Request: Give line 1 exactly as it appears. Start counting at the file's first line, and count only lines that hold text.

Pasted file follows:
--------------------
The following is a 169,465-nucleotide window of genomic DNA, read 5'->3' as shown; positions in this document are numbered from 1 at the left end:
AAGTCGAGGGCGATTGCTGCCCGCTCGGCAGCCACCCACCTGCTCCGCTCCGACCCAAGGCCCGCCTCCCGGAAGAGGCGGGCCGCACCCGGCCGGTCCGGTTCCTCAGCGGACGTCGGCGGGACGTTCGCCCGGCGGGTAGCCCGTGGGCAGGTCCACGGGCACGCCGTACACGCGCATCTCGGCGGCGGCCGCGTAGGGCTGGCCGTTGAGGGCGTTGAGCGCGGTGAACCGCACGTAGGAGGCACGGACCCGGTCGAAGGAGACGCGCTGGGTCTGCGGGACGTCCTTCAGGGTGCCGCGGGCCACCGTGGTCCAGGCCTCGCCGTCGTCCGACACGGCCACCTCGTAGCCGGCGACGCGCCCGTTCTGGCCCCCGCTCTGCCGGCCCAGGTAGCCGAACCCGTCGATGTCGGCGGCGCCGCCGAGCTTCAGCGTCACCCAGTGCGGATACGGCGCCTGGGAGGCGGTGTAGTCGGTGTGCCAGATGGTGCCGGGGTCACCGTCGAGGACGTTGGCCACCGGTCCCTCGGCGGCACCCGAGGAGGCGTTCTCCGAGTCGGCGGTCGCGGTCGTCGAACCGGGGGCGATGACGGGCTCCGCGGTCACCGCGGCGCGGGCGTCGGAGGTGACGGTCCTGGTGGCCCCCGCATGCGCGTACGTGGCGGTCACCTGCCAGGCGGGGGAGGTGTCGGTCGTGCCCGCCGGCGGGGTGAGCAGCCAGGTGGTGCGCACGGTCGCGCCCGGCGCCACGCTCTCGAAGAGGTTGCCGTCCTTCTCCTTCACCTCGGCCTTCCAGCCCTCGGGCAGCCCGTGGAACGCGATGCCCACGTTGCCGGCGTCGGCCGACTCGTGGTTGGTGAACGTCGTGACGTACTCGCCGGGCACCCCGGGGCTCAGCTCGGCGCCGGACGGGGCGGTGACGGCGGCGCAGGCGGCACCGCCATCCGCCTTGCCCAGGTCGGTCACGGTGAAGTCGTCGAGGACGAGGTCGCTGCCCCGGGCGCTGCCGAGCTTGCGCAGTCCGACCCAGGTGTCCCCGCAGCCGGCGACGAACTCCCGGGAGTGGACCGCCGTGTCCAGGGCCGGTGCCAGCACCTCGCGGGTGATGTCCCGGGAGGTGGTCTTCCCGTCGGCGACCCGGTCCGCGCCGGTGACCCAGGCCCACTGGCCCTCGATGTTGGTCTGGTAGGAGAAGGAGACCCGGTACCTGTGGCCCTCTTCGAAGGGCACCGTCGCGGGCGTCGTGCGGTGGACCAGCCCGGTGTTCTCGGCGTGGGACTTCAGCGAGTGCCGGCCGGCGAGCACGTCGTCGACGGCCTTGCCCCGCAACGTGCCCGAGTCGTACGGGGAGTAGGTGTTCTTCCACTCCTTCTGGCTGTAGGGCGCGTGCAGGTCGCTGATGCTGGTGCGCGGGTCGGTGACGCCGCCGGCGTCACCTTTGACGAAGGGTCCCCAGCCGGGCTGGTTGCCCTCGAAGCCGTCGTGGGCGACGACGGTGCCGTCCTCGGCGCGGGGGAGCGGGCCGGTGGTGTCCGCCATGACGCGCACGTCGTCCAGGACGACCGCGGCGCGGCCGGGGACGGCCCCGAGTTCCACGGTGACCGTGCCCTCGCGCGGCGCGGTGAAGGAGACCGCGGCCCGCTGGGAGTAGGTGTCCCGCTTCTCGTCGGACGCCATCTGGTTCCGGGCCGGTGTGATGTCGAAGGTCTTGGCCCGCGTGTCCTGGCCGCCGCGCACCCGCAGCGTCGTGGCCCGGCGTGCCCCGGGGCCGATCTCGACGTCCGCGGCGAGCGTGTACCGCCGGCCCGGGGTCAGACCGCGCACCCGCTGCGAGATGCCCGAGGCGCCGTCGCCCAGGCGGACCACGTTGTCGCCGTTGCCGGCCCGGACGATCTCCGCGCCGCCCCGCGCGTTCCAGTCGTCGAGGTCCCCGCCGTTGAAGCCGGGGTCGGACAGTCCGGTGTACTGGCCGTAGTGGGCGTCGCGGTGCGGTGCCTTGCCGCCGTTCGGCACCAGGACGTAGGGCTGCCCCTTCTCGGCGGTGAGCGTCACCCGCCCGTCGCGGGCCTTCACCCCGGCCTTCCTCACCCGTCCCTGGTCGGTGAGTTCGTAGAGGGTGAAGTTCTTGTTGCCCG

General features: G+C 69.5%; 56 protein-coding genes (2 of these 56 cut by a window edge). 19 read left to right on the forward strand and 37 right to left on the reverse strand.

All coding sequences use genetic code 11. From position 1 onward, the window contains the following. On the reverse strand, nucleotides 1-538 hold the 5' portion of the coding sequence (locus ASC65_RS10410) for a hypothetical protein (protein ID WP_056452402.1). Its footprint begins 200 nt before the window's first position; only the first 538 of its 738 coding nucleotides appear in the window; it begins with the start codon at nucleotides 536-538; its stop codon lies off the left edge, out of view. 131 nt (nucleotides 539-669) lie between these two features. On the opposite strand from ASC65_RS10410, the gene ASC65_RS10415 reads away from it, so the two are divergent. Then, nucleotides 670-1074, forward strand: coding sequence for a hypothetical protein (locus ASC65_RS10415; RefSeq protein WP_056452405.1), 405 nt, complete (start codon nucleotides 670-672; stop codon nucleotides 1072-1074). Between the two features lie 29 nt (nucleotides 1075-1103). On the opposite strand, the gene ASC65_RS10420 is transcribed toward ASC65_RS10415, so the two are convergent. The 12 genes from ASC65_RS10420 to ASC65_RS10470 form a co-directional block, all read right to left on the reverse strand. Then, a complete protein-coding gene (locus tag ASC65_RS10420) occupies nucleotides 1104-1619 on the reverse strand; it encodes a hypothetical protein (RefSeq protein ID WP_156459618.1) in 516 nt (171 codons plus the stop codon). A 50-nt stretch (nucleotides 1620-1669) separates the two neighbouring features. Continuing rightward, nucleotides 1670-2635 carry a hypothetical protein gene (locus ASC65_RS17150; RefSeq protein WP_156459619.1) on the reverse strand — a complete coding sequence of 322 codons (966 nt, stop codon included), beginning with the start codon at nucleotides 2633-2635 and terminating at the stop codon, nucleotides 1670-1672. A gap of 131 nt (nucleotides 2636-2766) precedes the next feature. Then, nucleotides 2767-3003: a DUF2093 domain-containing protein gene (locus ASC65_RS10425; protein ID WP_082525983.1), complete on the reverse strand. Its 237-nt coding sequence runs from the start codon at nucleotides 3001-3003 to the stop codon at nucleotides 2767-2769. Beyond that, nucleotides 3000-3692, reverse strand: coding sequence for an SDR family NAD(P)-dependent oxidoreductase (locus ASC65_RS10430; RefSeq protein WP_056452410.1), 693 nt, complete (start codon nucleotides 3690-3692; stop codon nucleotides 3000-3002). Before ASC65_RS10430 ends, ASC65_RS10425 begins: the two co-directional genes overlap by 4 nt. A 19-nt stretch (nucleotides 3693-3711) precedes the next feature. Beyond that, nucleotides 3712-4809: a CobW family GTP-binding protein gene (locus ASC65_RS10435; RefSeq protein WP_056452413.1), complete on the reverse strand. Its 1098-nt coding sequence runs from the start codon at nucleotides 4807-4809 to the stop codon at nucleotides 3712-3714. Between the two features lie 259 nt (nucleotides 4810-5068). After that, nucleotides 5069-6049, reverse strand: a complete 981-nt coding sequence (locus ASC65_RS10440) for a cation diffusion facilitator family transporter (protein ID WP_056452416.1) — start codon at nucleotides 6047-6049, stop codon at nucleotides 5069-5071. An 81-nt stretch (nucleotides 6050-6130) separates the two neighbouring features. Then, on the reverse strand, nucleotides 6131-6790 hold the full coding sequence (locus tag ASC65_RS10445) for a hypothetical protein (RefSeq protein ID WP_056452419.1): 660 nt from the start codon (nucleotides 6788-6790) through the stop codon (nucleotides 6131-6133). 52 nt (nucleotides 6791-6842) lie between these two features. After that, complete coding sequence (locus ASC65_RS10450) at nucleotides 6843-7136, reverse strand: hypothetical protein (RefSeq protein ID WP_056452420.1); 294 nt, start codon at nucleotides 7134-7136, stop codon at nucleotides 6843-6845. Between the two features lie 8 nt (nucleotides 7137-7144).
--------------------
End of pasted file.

The following is a 169,465-nucleotide window of genomic DNA, read 5'->3' as shown; positions in this document are numbered from 1 at the left end: